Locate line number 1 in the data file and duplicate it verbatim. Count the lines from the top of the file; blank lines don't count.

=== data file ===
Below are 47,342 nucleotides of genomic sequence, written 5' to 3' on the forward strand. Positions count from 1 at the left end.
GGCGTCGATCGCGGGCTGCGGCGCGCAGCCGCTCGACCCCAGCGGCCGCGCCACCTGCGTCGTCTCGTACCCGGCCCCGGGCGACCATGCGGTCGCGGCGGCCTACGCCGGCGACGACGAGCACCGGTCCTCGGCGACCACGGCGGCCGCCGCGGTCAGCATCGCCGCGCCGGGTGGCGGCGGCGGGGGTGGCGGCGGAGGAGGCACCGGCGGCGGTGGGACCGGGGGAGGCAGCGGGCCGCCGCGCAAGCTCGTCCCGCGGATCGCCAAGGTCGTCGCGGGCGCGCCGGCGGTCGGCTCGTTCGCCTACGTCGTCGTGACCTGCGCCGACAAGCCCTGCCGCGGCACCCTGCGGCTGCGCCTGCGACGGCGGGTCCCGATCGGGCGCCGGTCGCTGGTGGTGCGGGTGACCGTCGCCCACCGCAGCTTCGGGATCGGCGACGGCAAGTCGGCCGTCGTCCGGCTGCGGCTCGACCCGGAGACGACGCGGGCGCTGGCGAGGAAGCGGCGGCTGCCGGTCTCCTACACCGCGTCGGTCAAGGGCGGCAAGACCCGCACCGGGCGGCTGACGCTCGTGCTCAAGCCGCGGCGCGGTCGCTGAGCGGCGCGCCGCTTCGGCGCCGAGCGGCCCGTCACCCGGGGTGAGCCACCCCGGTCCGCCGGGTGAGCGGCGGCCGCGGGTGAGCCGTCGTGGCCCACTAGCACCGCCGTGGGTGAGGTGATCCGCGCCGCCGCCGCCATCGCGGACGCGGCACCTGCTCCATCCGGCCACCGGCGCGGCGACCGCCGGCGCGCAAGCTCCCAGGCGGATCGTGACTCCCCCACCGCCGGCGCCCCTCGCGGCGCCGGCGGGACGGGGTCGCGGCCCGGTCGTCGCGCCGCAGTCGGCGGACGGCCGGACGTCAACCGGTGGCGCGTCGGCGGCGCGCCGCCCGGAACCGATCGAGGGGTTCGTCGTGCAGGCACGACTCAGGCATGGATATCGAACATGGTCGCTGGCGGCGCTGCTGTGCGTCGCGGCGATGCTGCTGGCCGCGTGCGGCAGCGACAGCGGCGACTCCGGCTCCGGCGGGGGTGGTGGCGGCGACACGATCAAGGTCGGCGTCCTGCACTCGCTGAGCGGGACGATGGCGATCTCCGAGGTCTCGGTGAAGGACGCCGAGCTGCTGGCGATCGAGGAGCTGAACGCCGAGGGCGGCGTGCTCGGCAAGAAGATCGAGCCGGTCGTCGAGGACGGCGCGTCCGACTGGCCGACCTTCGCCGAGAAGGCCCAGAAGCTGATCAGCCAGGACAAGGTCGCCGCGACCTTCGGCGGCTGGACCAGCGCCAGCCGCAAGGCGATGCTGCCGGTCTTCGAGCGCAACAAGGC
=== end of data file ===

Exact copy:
Below are 47,342 nucleotides of genomic sequence, written 5' to 3' on the forward strand. Positions count from 1 at the left end.